• Joe writes:
    December 17th, 20168:14 pmat

    Hey, nice recipe i loved it and it looks really delicious. im just wondering where you buy your gypsum?

  • niceyfemme writes:
    December 17th, 20168:21 pmat

    Super Two Bakery Supply Store in Zapote Bacoor Market.. Good luck!

  • niceyfemme writes:
    December 17th, 20168:24 pmat

    Ready made soy milk you mean? No I make it from scratch..

  • niceyfemme writes:
    December 17th, 20168:26 pmat

    Sorry I just got to read your comments.. Are you sure your coagulant is food grade? Whenever I make this recipe it dissolves easily… please don’t turn on your rice cooker. If you have a thermal cooker that will work better that is what I use now keeps hot food hotter for longer period of time.

  • Chris writes:
    December 31st, 20161:53 pmat

    Hi Ms. Niceyfemme. Thank you very much for the recipe and procedure.

    I just want to ask if you experienced any type of formalin like smell when making the soy milk?

    I am not sure if it is due to the soy beans i bought or if I soaked them too long overnight (making the beans a little fermented?)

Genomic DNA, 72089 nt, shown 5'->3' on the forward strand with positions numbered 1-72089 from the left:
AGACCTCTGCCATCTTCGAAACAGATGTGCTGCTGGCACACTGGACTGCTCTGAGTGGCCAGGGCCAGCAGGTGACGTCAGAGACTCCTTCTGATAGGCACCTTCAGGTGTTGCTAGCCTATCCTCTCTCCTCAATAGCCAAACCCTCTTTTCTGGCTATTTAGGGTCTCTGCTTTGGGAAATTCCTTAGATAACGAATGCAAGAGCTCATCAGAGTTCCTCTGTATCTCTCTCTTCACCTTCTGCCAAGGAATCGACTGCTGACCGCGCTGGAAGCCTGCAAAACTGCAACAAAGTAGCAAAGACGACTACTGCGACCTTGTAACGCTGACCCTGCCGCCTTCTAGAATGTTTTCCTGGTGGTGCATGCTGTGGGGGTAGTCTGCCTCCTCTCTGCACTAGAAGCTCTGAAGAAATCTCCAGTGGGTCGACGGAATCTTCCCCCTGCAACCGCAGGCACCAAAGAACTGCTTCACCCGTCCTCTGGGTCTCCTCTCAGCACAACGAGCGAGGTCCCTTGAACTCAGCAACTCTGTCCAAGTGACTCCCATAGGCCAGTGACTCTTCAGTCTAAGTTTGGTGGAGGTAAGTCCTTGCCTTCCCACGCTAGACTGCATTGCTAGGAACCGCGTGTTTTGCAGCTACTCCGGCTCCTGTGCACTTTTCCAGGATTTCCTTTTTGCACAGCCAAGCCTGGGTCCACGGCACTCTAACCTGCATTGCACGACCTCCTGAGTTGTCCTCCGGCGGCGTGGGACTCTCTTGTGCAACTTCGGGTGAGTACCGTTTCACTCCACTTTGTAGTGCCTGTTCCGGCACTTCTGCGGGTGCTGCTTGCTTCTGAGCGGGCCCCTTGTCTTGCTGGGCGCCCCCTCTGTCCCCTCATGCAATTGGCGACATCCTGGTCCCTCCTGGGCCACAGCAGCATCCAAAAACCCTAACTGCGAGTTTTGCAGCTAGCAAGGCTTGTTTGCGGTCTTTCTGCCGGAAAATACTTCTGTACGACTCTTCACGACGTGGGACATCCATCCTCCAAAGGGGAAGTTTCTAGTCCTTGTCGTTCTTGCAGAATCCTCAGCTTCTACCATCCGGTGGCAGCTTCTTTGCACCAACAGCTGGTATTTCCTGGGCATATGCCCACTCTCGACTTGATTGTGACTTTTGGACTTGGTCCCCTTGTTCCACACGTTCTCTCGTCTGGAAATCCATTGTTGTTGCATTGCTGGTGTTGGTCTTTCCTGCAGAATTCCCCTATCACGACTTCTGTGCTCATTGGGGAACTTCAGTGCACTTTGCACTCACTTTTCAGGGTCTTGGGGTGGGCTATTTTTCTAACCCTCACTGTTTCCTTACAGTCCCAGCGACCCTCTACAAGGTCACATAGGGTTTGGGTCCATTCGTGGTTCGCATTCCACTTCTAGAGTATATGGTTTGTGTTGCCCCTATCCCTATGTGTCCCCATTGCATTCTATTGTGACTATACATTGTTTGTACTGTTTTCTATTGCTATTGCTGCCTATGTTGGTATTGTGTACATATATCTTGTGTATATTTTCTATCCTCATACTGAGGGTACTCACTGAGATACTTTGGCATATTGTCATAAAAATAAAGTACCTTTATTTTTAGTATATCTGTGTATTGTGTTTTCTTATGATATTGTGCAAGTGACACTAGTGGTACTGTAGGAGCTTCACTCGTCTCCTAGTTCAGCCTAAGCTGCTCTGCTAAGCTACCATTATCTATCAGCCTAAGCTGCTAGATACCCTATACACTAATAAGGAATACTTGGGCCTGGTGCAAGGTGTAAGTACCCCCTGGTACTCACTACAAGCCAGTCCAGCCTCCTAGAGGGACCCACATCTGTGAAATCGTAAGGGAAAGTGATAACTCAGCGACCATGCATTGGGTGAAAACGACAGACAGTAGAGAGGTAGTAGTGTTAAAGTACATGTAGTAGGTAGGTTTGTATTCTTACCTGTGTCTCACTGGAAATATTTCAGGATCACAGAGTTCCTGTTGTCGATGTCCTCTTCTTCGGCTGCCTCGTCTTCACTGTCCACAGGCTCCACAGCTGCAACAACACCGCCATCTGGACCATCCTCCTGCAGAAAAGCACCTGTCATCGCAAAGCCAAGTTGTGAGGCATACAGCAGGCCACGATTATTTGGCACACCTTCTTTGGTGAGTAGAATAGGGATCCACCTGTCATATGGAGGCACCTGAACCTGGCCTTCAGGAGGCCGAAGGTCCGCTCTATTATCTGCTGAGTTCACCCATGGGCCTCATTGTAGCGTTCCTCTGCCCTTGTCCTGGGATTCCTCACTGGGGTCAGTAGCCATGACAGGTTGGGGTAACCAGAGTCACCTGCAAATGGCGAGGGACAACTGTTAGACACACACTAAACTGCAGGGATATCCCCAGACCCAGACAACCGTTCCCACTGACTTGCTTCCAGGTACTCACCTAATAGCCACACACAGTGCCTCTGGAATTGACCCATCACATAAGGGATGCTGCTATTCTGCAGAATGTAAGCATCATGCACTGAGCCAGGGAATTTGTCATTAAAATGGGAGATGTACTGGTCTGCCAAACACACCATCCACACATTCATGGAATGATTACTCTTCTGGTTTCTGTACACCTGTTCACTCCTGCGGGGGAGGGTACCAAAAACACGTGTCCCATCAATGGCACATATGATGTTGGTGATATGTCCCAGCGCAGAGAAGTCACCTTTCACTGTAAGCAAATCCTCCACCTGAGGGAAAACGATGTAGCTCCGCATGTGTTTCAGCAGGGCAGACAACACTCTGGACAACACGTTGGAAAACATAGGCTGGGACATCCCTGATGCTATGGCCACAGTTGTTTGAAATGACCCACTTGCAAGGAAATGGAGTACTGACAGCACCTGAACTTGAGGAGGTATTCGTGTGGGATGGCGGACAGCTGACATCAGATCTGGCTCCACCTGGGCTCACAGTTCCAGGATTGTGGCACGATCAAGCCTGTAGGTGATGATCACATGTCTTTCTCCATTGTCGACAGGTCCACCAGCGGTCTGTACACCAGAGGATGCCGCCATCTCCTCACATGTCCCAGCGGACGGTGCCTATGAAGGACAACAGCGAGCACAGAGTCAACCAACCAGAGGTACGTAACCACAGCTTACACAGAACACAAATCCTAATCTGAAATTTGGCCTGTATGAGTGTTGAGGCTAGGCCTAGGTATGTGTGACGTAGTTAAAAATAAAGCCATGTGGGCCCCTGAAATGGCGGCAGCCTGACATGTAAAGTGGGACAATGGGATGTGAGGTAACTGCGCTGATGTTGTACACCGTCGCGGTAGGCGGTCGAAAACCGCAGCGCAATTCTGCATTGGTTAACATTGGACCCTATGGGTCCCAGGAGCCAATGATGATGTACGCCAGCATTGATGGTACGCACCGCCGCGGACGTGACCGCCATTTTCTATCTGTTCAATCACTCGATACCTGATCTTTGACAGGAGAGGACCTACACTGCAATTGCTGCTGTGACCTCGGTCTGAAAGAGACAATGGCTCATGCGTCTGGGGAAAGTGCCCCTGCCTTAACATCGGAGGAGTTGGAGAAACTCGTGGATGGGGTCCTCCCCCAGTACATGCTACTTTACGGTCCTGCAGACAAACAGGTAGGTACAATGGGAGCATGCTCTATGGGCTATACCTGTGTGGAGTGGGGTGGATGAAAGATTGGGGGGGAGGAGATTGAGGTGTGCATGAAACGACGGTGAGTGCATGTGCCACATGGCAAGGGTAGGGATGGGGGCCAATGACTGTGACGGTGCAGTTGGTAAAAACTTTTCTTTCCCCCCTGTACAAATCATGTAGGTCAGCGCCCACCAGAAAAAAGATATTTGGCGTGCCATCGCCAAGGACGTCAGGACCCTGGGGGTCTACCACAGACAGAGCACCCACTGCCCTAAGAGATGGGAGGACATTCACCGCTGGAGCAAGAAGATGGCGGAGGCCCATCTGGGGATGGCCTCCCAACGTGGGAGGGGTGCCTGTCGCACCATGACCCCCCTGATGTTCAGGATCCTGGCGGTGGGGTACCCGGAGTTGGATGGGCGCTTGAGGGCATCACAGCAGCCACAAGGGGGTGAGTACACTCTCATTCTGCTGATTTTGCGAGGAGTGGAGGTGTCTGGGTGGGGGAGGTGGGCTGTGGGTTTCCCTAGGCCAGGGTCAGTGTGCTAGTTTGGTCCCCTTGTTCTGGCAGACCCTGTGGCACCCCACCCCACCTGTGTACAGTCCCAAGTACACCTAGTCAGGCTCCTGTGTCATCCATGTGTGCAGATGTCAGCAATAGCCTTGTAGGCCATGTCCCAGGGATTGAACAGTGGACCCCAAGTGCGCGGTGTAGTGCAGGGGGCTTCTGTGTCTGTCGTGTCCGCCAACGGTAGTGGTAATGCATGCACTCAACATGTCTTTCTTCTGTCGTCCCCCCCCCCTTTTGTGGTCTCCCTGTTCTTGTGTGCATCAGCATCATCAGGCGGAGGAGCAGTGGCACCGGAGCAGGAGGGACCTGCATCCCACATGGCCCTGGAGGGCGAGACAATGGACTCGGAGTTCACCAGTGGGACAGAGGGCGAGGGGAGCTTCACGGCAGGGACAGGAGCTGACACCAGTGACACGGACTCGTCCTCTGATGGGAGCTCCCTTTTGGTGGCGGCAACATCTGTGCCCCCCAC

Thank you again and Happy New Year!

  • niceyfemme writes:
    December 31st, 20162:17 pmat

    Hi Chris! No never smelled any formalin smell in mine. Could be either of the reasons you mentioned? Best to try again with a new batch of soy beans one bought from a different store and don’t soak way too long.. We soak long enough only to soften the beans. Good luck and Happy New Year!


Leave a Reply

XHTML: You can use these tags: <a href="" title=""> <abbr title=""> <acronym title=""> <b> <blockquote cite=""> <cite> <code> <del datetime=""> <em> <i> <q cite=""> <s> <strike> <strong>

»  Substance:WordPress   »  Style:Ahren Ahimsa